The only Avon fragrances I remember from childhood were twinkly, bonnie type affairs with names like Cotillion, Sonnet, and Field Flowers. Sweet Honesty, which epitomized these, was ubiquitous among little girl tweens I knew, and smelled like something trying to make its mind up between shampoo and seduction. If I did smell any of the more mature fragrances in the brand's line up, I probably lumped them all together under the usual adjectives: powdery, say, or stinky. Years later I moved closer to my grandmother's town and was able to visit more frequently. Scouring local antique shops, I came across what seemed like an endless revolving door of these colorful bottles and perfumes.
I first smelled Occur in one of these shops, in its most recognizable bottle, curved black metal with a gold top. Like a lot of fragrances at the time, it was a "cologne mist spray", which simply feels faulty to someone now used to today's jet stream atomizers. Occur and Timeless (another Avon favorite, related in many ways to Occur) sat together on a glass and gold metal tray in the shop and were more than half empty. They smelled funky to me and I assumed the contents had long ago turned.
That was pretty early on in my renewed acquaintanceship with perfume - long before Habanita, Cuir de Russie, or any number of classics it took me a while to fully appreciate. A lot smelled funky to me; a lot smelled different in a way I wasn't used to and therefore decided wasn't my thing. I smell Occur now and can't believe I didn't love it then, because there's really nothing like it, even now that I've smelled over a thousand perfumes and my idea of "my thing" has expanded to such an extent that I'm just as likely to wear and appreciate an old school animalic as a niche floral. I felt just as turned off, truth be told, when I first smelled Muscs Koublai Khan, but Avon is a lot lower on the totem pole in the cultural imagination than Serge Lutens, so it's much easier to dismiss, and reappraisal is much less likely.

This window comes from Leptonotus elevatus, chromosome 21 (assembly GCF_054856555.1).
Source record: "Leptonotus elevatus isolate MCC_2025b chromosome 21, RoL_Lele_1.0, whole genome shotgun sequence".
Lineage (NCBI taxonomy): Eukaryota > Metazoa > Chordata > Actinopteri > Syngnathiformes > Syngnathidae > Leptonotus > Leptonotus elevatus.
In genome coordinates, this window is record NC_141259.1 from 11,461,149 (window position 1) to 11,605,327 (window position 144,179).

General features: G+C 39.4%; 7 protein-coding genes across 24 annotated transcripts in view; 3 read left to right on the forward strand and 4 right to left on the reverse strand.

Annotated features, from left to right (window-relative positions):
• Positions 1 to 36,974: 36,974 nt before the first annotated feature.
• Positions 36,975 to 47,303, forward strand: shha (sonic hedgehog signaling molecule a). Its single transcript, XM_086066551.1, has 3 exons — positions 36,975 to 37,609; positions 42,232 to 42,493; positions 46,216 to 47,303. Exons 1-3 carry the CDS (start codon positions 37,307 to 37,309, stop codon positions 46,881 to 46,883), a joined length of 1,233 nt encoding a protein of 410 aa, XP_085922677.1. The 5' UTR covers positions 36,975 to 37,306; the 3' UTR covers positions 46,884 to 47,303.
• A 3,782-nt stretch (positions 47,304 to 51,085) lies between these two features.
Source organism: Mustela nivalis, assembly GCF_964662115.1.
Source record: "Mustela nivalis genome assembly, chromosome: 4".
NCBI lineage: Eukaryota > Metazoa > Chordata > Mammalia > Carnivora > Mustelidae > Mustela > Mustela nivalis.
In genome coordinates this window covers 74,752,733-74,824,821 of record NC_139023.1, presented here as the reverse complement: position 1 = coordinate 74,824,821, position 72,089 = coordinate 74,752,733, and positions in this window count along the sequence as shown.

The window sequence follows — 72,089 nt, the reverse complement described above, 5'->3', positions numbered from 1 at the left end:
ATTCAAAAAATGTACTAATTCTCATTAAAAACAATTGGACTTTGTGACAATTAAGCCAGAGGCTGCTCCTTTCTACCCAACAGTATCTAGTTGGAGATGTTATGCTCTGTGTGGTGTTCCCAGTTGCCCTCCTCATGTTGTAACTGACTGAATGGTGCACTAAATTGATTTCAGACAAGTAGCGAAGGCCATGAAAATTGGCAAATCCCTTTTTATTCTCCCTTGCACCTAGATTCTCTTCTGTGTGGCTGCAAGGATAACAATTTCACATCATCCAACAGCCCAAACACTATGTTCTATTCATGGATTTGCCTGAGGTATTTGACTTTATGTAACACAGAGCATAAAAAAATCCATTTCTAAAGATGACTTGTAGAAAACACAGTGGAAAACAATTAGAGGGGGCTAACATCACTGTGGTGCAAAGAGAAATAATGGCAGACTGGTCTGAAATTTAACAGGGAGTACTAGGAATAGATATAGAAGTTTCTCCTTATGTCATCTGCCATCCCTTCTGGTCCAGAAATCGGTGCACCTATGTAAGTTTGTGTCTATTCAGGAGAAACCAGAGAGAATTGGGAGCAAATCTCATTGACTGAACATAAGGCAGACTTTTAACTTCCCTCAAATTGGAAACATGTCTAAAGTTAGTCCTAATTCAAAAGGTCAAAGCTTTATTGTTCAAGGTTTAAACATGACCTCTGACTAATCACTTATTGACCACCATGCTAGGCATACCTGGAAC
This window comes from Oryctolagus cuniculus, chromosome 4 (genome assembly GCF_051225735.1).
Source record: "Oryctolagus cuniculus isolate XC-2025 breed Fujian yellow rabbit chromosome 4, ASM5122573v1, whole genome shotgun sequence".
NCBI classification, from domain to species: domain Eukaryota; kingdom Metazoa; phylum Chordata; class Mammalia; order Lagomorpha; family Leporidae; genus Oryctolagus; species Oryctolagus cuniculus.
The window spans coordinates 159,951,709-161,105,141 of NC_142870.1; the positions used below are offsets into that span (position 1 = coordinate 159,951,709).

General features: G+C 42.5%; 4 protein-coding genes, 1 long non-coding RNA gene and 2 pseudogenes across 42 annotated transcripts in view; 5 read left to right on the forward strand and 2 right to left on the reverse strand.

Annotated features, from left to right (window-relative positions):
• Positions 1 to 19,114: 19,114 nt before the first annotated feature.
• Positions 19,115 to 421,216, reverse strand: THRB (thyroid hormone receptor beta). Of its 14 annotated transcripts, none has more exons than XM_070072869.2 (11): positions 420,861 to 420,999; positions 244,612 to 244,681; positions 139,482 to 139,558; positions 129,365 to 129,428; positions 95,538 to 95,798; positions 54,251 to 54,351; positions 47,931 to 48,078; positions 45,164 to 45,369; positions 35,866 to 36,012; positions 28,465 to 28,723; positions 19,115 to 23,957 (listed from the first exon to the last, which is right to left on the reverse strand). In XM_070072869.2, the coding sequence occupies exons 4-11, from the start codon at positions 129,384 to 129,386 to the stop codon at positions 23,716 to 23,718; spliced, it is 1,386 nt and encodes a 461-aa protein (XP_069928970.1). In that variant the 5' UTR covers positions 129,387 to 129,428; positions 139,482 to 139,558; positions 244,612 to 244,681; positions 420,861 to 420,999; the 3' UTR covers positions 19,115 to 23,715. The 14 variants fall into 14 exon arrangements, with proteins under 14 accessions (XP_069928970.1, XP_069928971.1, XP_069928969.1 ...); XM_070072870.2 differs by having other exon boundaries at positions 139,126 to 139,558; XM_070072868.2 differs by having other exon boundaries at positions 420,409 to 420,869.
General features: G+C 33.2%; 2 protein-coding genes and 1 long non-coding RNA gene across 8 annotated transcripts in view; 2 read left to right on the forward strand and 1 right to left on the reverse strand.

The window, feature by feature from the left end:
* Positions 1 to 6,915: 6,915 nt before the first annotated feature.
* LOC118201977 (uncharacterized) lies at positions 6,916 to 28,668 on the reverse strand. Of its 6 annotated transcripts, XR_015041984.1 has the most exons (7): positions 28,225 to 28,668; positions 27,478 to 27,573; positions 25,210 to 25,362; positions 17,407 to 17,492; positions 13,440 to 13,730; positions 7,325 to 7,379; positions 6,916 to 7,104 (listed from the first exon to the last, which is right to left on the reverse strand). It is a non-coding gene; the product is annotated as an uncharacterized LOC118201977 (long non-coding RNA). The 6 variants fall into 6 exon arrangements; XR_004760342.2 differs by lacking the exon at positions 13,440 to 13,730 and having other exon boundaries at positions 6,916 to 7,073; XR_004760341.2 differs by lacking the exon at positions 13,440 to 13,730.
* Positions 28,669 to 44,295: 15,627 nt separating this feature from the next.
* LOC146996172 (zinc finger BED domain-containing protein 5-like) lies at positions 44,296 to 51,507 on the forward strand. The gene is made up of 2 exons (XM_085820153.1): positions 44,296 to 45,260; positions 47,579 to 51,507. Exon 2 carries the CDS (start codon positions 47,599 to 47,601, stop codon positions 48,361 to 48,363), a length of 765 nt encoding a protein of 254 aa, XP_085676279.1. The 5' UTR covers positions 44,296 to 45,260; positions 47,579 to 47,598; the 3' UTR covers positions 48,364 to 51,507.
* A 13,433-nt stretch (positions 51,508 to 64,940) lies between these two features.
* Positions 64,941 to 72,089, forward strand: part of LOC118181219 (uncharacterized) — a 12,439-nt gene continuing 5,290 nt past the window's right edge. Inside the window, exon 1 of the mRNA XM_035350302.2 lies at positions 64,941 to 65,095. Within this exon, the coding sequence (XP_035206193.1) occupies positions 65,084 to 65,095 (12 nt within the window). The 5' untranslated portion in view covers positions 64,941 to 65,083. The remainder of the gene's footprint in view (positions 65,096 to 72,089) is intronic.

Released in 1962, Occur(!) is, to me, far more satisfying and arresting than Koublai Khan, and really almost every other modern animalic scent I've smelled and loved, short of, maybe, Frances Kurkdjian's Absolue Pour le Soir. There really is no bright up top business happening in Occur. It starts with an odd but well judged combination of indolic, aldehydic florals, spices (cardamom and coriander, both discernible), and, allegedly, bergamot. I challenge you to identify anything resembling bergamot. There really isn't much of an "up top" to Occur in general. It's a basenote enterprise the moment it hits the skin. What I smell, more than anything, or believe I smell, is myrrh, patchouli, civet, oakmoss, vanilla and amber. As with the recently reviewed Epris, by Max factor, Occur's floral components aren't the alpha dogs in this dog park, and they know it.